We have a few specific shows we tend to watch with Hudson. And these are usually on Netflix or iTunes, so it’s not uncommon for him to spot pictures of other options available for streaming or purchase and ask to see them. Fortunately, I can usually get away with a simple “we don’t have that one,” and just press play on Mr. Rogers or Octonauts. All too often, when I have said yes, maybe to a show featuring a character we like in books, I’ve been disappointed: the pacing of the images is too fast, the story too simple, the villain too scary.
I’m not familiar with many kids shows these days. I know some of the old Disney movies really well (and can sing along to Little Mermaid just like it were 1989). I’ve seen most of the new Pixar cartoons in the theatre, and tend to trust PBS shows like Sesame Street and Reading Rainbow to be good. But even with the ones I’ve seen many times over I can be surprised: ‘Did Charlie Brown and the Great Pumpkin always have so many uses of the word “stupid”?!’ ‘Was the snow monster in Rudolph always so scary?!’ And it’s not realistic to think we can review each movie by ourselves first.
The issue tends to come up more around the holidays, when one wants to have cozy family movie nights, take someone to a new movie at the theatre (hello Star Wars, Peanuts), show a video on a long drive, or let the kids get up from the table and watch something in the other room with friends or cousins… Which is all to say that we needed a reliable place to seek out reviews about age-appropriate media.
Recently, we started turning to Common Sense Media—which I highly recommend. It’s an independent review site, with a group of editors and researchers working on the premise of informed viewing for empowering parents, rather than censorship. “Here’s a secret: Almost all parents use the TV when they absolutely, positively have to get something done. That’s OK. So long as your preschooler has plenty of active and imaginative playtime in addition to lots of time with a loving caregiver, she should be just fine” they write.
They have a huge database of reviews for things kids (from ages 2-18) want to watch, read, play, and learn, broken out into categories like “best movies streaming on Netflix” or “best preschool TV,” and also “LGBTQ books” or “books about imaginary friends.” There’s a suggested age rating based on developmental guidelines, as well as a quality rating (the typical 1-5 stars). In general, I’d say the numbers err on the conservative side, but the nice thing is that you can check a few of your favorites against their ratings to get a sense of how accurate the suggestions are for you. And what’s really nice is the paragraph that details possible points of concern: maybe it’s not a concern for you or maybe it is. Maybe you could skip the scene in question, or maybe you will just be prepared to talk about it.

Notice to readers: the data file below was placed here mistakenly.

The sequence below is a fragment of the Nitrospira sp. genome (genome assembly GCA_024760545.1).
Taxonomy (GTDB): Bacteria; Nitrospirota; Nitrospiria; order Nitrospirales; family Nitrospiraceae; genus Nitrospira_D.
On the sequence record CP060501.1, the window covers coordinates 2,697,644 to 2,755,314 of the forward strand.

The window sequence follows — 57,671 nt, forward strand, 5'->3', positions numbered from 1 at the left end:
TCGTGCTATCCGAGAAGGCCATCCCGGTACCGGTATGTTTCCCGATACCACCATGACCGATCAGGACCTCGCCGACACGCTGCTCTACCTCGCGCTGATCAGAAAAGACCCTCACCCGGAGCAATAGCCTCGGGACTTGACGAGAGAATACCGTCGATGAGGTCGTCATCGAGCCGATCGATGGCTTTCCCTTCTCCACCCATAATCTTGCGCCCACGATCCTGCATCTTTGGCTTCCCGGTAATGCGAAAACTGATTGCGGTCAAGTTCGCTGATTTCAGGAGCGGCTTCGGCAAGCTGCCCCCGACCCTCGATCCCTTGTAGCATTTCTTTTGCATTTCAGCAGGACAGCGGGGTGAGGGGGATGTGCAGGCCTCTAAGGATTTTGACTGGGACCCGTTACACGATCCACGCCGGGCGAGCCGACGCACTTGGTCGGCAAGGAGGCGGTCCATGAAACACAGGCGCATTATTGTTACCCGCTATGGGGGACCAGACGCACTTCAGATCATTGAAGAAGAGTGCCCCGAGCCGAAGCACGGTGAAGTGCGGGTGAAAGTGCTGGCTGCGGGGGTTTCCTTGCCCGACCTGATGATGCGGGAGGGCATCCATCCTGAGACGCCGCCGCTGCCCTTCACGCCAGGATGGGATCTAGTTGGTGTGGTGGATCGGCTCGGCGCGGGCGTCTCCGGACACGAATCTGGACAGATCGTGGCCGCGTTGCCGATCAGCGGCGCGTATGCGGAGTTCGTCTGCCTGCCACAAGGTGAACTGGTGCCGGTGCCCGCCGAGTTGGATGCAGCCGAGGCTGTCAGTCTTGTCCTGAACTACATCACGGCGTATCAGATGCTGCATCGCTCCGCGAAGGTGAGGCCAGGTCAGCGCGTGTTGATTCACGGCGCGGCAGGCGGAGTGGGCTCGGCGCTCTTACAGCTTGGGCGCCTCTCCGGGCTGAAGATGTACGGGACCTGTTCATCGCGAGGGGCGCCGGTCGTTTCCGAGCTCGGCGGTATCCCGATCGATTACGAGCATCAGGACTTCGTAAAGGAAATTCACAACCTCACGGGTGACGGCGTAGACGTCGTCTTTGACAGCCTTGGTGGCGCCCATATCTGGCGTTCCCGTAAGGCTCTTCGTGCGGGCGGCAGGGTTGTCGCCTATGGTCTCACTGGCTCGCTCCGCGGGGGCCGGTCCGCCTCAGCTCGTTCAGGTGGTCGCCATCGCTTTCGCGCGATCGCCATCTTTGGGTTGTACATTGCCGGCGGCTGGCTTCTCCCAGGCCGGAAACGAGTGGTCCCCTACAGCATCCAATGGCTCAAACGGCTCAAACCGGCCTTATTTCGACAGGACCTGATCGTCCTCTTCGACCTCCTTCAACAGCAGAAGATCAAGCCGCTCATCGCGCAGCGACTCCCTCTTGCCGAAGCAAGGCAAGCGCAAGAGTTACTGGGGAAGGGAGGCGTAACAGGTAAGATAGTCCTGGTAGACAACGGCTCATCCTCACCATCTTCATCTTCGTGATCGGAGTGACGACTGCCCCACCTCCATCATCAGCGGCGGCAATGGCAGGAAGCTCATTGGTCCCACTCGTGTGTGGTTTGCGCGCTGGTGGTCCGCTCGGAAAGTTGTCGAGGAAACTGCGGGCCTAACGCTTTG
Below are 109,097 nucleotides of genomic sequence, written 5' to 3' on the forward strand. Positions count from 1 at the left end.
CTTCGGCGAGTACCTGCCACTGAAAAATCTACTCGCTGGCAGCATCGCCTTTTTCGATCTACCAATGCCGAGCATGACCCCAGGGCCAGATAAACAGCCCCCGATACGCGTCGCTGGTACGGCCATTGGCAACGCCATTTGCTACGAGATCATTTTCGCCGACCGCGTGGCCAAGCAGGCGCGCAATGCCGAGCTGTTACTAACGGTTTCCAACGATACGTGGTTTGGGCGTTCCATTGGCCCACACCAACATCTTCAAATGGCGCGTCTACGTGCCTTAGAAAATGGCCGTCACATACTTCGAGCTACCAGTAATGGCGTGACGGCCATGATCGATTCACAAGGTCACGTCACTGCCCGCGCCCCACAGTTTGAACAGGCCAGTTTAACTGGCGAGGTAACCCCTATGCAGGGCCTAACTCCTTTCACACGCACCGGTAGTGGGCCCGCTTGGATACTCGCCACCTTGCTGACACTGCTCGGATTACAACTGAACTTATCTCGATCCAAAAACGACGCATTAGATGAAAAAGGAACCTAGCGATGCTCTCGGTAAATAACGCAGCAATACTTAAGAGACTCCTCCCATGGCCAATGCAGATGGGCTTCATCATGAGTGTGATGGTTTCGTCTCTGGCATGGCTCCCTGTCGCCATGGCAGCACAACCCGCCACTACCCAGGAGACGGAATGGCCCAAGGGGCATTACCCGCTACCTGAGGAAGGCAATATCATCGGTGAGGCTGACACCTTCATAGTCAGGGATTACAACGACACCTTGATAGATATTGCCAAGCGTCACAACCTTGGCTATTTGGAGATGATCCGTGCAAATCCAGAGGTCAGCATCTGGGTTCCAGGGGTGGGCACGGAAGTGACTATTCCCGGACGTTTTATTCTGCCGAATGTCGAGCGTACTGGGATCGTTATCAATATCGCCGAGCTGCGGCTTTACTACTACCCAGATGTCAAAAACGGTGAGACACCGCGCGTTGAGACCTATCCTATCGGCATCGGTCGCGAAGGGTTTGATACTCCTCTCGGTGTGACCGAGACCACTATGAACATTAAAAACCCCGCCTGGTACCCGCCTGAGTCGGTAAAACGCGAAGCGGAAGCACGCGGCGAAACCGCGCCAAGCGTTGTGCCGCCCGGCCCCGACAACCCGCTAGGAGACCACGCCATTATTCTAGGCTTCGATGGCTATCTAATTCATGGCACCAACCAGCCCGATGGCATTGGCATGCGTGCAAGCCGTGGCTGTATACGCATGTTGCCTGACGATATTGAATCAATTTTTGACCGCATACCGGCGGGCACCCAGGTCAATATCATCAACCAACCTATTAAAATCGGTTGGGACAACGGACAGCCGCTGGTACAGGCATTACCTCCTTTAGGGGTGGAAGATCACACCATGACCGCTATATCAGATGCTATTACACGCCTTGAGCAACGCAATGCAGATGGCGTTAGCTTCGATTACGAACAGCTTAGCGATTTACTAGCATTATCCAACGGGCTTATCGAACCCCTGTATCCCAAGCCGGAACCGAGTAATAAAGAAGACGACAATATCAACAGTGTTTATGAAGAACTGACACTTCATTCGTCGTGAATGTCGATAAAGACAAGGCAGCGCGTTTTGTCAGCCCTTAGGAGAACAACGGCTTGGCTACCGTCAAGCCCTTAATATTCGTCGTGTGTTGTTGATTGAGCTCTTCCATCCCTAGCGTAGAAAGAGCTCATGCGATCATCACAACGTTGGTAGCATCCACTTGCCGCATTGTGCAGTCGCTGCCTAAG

We’ve used the app to find new programming on-the-go, too. In fact, I think we first came across the site when searching for a holiday movie to show Hudson a year or so ago at his grandparents’ house, and came across this review of The Snowman—a dialogue-free short movie which was perfect, and was even enjoyed by his older cousins.
For those (like us) just getting started at the preschool level, here are some tips gleaned directly from Common Sense Media for first TV-programs:
Look for shows with short episodes. Although each “episode” of many preschool shows (Daniel Tiger’s Neighborhood, for example) may technically have a 25- to 30-minute runtime, many of them actually include a couple of shorter segments. It’s much easier to turn off the TV when there’s a natural break than it is to jump ship halfway through a longer-running story.
Co-viewing is really important, especially for young children, so choosing shows that you can stand (and might even enjoy!) are important. Some great shows out there are actually dialogue-free.
Think about pacing and tone. If your preschooler is going to be watching any TV before bed, look for shows that are calm and quiet.
Avoid ads. The good news is that most shows aimed directly at preschoolers already air on networks that don’t pause for ad breaks every 10 minutes. But when you watch “live” on networks like Disney Junior or Nick Jr., there’s still a fair bit of cross-promotion for the channel’s other networks and products (even PBS Kids plugs the ability to “watch anytime at pbs.org” at the ends of their broadcasts). If you’re a subscriber to a premium service like Netflix, you can watch shows completely ad-free; if that’s not an option, make your DVR remote’s pause and fast-forward buttons your new best friends. [It’s also been shown that children under age 7 are particularly susceptible to marketing.]
Choose shows that promote messages and topics you care about. Whether you want your preschooler to learn more about sharing, curiosity, dance, or dinosaurs, there’s a show out there for that—and often a catchy little tune to go with it, too. Chances are you’ll be hearing alot about your kids’ favorite shows (no one can recap a 12-minute plot like a 4-year-old), so use the opportunity to have conversations about lessons that are important to you.
Link programming to related activities. Say there’s a segment on Sesame Street about butterflies. When you can, visit a nature preserve, or get some books or rent movies that delve deeper into the topic.
I’m curious if there are any resources you rely on? How do you choose the books, apps, television, or movies you share with your child? Do you turn to teachers? Friends? Librarians? Blogs?
What are your rules and expectations about media in your home?